Weight of seed:
The London-crossed to the self-fertilised as 100 to 33.
The London-crossed to the intercrossed as 100 to 45.
The intercrossed to the self-fertilised as 100 to 73.
We thus see how greatly the offspring from the self-fertilised plants of the third generation crossed by a fresh stock, had their fertility increased, whether tested by the number of capsules produced or by the weight of the contained seeds; this latter being the more trustworthy method. Even the offspring from the self-fertilised plants crossed by one of the crossed plants of the same stock, notwithstanding that both lots had been long subjected to the same conditions, had their fertility considerably increased, as tested by the same two methods.
In conclusion it may be well to repeat in reference to the fertility of these three lots of plants, that their flowers were left freely exposed to the visits of insects and were undoubtedly crossed by them, as may be inferred from the large number of good capsules produced. These plants were all the offspring of the same mother-plants, and the strongly marked difference in their fertility must be attributed to the nature of the pollen employed in fertilising their parents; and the difference in the nature of the pollen must be attributed to the different treatment to which the pollen-bearing parents had been subjected during several previous generations.
Colour of the flowers.
The flowers produced by the self-fertilised plants of the last or fourth generation were as uniform in tint as those of a wild species, being of a pale pink or rose colour. Analogous cases with Mimulus and Ipomoea, after several generations of self-fertilisation, have been already given. The flowers of the intercrossed plants of the fourth generation were likewise nearly uniform in colour. On the other hand, the flowers of the London-crossed plants, or those raised from a cross with the fresh stock which bore dark crimson flowers, varied extremely in colour, as might have been expected, and as is the general rule with seedling carnations. It deserves notice that only two or three of the London-crossed plants produced dark crimson flowers like those of their fathers, and only a very few of a pale pink like those of their mothers. The great majority had their petals longitudinally and variously striped with the two colours,—the groundwork tint being, however, in some cases darker than that of the mother-plants.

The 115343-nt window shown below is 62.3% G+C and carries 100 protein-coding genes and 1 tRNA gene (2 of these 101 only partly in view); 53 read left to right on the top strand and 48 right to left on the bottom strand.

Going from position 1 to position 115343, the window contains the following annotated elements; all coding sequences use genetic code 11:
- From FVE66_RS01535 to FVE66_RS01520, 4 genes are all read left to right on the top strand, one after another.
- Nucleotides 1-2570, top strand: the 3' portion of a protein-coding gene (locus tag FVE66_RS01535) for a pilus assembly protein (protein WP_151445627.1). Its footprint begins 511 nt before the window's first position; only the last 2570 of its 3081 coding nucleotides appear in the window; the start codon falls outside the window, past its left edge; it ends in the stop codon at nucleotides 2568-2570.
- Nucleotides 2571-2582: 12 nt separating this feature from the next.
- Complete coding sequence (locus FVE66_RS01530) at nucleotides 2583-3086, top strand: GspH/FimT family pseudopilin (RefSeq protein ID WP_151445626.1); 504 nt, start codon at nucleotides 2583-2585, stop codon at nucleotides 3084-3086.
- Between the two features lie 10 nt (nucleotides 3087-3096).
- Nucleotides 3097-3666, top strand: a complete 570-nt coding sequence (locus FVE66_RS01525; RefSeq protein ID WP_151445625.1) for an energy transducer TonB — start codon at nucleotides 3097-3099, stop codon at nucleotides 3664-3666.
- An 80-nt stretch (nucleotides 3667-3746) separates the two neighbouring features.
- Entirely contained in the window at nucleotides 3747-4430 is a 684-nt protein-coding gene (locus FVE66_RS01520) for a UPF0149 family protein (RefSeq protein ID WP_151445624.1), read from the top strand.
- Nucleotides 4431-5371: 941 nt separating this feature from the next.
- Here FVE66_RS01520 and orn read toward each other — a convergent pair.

12. Malvaceae.—Hibiscus africanus.
Many flowers on this Hibiscus were crossed with pollen from a distinct plant, and many others were self-fertilised. A rather larger proportional number of the crossed than of the self-fertilised flowers yielded capsules, and the crossed capsules contained rather more seeds. The self-fertilised seeds were a little heavier than an equal number of the crossed seeds, but they germinated badly, and I raised only four plants of each lot. In three out of the four pots, the crossed plants flowered first.